The very first known Scots attempt to colonize the new world, came in the 1620s. Sir William Alexander received a charter for a colony by James VI of Scotland. By 1629, the Scottish settlement of Nova Scotia came into existence. Battles were fought with the French and the English intruded as best they could by legal means to disrupt the colony.

Later in the 17th century, areas of what is now New Jersey were settled and governed by Scots in all leading positions – as well as a tremendous influx of thousands of Scottish indentured servants.

In what is now South Carolina in particular, Scots negotiated with the English for lands in the already established English colony of Carolina – several counties thus emerged which were Scottish property and peopled with Scots in a great proportion.

A Scottish settlement was attacked by the Spanish and Spanish allied Indians – the English purposely did nothing to help the Scots and the settlement of Stuarts Town was destroyed. The English, jealous of the rather unique Scots relationships with the Indians (which helped build their growing and prosperous trade).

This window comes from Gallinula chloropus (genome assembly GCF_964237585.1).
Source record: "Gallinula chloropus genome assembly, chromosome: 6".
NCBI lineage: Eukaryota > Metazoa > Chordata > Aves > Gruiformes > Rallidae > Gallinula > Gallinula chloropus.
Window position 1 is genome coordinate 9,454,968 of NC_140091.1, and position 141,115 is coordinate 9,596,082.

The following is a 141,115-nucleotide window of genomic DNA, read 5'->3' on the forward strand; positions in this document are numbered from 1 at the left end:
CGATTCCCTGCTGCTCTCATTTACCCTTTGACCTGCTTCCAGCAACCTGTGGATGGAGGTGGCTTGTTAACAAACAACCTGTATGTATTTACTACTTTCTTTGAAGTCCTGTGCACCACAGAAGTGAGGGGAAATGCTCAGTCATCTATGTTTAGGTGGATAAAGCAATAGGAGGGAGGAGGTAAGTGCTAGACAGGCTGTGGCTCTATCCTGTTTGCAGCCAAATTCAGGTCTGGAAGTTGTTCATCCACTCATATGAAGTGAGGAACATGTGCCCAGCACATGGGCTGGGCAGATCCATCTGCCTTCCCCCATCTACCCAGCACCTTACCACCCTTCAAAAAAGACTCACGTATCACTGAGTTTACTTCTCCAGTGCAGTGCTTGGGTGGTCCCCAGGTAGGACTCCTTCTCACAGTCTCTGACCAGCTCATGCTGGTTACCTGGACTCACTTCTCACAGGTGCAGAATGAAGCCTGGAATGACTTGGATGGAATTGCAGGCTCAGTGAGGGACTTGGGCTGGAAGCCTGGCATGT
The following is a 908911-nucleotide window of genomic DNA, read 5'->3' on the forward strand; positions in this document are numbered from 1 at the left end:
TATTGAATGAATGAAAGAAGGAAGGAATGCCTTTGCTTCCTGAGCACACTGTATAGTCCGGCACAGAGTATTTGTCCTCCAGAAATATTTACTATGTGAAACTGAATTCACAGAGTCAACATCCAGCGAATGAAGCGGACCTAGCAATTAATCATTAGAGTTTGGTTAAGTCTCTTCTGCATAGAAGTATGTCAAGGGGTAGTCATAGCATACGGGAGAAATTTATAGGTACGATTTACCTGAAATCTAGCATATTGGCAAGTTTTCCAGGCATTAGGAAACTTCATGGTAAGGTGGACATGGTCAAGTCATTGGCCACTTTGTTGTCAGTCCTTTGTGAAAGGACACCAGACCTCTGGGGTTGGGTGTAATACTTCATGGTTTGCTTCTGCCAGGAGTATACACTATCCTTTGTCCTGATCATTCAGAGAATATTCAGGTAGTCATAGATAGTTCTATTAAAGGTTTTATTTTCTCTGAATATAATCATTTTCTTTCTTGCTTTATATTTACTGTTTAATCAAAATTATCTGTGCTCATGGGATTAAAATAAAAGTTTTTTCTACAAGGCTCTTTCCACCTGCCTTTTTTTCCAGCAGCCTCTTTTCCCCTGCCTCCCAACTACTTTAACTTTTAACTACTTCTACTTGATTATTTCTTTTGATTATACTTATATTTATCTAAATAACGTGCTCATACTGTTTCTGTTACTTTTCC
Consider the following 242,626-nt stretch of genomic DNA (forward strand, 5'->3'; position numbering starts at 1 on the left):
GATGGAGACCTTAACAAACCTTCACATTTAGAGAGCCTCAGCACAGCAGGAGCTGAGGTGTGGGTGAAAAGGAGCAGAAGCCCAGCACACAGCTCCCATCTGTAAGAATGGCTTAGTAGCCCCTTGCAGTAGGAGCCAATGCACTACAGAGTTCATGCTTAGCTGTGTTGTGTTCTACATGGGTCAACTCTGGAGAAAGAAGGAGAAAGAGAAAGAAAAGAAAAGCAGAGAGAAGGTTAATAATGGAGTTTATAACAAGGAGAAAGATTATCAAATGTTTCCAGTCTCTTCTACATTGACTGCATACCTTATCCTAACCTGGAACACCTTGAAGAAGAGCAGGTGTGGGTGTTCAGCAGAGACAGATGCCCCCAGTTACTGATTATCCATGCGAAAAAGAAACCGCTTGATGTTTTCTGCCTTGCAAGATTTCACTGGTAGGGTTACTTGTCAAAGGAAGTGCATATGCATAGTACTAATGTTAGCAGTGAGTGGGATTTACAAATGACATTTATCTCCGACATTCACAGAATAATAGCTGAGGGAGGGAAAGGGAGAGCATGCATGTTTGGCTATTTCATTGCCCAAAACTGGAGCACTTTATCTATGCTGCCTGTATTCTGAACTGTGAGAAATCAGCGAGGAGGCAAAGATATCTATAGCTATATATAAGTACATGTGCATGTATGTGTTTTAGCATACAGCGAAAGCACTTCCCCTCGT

Highland Scots seemed to have had a rather good relationship with the native tribes – there are several thoughts on this. One, the Highlanders had good to excellent woodcraft skills; were from a clan/warrior society; they had little problem for the most part marrying into the tribes (though not always permanently); they were basically very fair in the trade (there were several trading organizations formed in North America that were mostly or entirely made up of Scots), to the anger and jealousy of the England and French: perhaps most importantly, they did not attempt to proselytize to the Indians the way the French and Spanish relentlessly did. For the most part the Scots had no interest in converting the Indians to Christianity. There are many examples, some famous, of the adventures of the offspring and descendants of Scottish-Indian marriages and their place in Indian society and history.


To this day, there are still great numbers of people who have Scottish antecedents in New Jersey and the Carolinas.

We have covered the Darien Scheme in detail previously – but it worth mentioning here in relationship to this article.

The Highland Clearances, a subject rather too complicated for talking about here, in shorthand, nevertheless should be mentioned as 10’s of thousands of Highlanders were forced off their ancestral land – and many ending up in the new world in the 19th century. Many settled in Nova Scotia, where to a degree their culture still survives, and where a Nova Scotian variation of Scottish Gaelic still survives. During the 19th century it is estimated that more than one million Scots emigrated to America.